Greta Browne and Guy Gray
“If the poor of this country knew what is being planned for them, there wouldn’t be enough streets to fit all the people protesting against it.”Brazilian theologian Leonardo Boff
From our viewpoint on a small farm in the interior of Brazil, with limited access to the internet and other media, we watch the unfolding of a frightening phenomenon. This coming Sunday, October 28, we have a run-off election between the top two vote-getters in the October 7 presidential election. On the far-right a former army captain, Jair Bolsonaro, won an impressive 46% of the vote. Known by his last name, Bolsonaro came to the country’s attention, after 27 unremarkable years in Congress, when, during a congressional hearing on rape, he told a colleague that she was too ugly to deserve to be raped by him. That caught the media’s attention and amused the large portion of the population that doesn’t mind laughing at the expense of women, or anyone else, even themselves. Bolsonaro became a figure, a character who caught the fancy of a people who were disgusted with politics as usual.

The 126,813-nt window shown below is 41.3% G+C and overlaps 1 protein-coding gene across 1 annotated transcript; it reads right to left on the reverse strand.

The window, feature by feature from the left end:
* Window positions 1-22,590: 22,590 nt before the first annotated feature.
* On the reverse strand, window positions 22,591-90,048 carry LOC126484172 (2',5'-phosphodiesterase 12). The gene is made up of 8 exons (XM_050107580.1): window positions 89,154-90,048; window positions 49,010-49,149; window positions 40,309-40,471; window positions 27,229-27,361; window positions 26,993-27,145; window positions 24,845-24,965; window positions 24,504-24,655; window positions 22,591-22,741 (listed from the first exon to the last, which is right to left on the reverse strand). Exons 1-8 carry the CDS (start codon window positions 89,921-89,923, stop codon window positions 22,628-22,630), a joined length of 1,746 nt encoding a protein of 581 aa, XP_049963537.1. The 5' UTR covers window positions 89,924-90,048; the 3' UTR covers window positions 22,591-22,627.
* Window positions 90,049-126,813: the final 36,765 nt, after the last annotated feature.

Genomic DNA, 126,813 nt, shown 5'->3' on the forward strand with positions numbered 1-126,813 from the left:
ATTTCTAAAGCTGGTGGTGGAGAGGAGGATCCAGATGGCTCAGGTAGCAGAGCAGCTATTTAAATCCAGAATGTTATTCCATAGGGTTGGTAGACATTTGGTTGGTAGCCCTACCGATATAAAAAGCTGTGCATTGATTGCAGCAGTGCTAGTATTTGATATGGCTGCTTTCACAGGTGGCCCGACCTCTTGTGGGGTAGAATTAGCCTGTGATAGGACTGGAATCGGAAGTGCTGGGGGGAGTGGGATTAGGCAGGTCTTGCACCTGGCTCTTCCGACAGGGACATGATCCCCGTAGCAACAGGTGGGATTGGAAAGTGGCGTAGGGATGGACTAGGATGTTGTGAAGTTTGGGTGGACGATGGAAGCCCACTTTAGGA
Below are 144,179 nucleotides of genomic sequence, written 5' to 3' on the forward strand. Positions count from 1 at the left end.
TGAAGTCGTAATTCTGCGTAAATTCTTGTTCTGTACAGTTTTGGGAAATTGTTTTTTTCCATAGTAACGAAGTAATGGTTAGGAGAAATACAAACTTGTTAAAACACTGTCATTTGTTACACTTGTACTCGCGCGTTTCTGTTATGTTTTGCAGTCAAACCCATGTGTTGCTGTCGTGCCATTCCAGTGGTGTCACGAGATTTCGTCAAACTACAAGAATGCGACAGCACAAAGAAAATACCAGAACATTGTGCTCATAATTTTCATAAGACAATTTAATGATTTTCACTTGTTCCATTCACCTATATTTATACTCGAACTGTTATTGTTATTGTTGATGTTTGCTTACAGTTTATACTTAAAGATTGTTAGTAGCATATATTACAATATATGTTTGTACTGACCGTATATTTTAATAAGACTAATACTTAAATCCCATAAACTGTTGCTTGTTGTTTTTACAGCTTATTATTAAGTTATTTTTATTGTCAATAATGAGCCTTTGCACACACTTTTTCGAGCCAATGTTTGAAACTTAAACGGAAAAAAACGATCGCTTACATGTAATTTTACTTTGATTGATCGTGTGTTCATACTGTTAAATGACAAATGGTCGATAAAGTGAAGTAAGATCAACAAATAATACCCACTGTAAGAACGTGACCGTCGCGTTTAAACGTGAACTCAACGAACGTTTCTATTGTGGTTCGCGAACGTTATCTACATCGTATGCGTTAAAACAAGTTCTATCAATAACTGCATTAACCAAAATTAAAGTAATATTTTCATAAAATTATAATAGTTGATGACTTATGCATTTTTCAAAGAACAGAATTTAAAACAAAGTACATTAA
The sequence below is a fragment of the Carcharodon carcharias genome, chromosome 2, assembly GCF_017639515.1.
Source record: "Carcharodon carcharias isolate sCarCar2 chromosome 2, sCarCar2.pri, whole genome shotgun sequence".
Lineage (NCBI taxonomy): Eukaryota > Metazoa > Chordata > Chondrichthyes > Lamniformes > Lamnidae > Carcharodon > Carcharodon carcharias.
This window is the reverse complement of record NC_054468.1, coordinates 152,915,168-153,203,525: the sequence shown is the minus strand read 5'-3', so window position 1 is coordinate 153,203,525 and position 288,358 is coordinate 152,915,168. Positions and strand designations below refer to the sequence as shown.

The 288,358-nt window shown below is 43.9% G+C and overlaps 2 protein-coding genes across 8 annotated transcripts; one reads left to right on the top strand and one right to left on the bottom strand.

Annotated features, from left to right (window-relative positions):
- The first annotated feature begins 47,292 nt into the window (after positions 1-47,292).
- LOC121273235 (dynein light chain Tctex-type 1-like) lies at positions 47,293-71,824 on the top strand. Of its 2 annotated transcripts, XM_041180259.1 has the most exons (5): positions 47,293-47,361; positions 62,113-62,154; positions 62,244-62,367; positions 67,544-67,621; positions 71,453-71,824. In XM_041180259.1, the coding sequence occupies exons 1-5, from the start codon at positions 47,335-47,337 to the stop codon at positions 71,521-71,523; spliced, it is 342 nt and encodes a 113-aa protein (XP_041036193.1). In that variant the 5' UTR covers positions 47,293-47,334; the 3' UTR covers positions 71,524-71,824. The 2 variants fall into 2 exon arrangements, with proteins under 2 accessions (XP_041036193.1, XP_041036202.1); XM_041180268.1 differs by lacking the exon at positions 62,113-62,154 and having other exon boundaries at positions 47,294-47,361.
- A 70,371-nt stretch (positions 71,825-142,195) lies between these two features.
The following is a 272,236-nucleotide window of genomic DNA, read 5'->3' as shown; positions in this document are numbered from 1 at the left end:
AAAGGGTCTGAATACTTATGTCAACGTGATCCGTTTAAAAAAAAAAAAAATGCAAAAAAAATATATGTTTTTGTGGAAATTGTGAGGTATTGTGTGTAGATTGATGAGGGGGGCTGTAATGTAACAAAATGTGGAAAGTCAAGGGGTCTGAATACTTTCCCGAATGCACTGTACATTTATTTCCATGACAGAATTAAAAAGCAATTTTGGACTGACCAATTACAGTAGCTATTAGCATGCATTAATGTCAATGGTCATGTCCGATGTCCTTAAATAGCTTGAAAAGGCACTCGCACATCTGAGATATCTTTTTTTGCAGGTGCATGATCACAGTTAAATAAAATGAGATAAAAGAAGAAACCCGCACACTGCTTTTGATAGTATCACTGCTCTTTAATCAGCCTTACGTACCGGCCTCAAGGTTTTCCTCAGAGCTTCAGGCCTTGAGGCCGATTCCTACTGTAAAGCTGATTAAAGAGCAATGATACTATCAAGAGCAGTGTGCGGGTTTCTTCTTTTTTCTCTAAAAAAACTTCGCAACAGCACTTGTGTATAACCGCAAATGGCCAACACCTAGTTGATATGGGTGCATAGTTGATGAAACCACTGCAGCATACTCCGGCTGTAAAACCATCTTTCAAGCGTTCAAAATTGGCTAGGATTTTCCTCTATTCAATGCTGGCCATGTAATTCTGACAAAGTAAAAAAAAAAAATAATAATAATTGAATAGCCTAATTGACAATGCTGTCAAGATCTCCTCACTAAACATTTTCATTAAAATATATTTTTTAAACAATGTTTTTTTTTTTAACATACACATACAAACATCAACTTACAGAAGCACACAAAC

On the moderate left the Workers Party (PT) candidate, Fernando Haddad, mayor of S‹o Paulo, the largest city in South America, from 2013-2017, and political science professor, received 29% of the vote. The remaining 25% of votes went to the ten other presidential candidates along with a significant number of blank votes. Our candidate, Marina Silva, former Minister of the Environment from 2003Ð2008, the only candidate with a clear position on protecting Brazil’s biomes and in favor of maintaining the country’s participation in the Paris Treaty, dropped from a favored third or fourth place in the presidential race, polling up to 30% in the weeks before the election, to a meager 1% as voters switched their preference to Bolsonaro, and to a lesser extent, Haddad.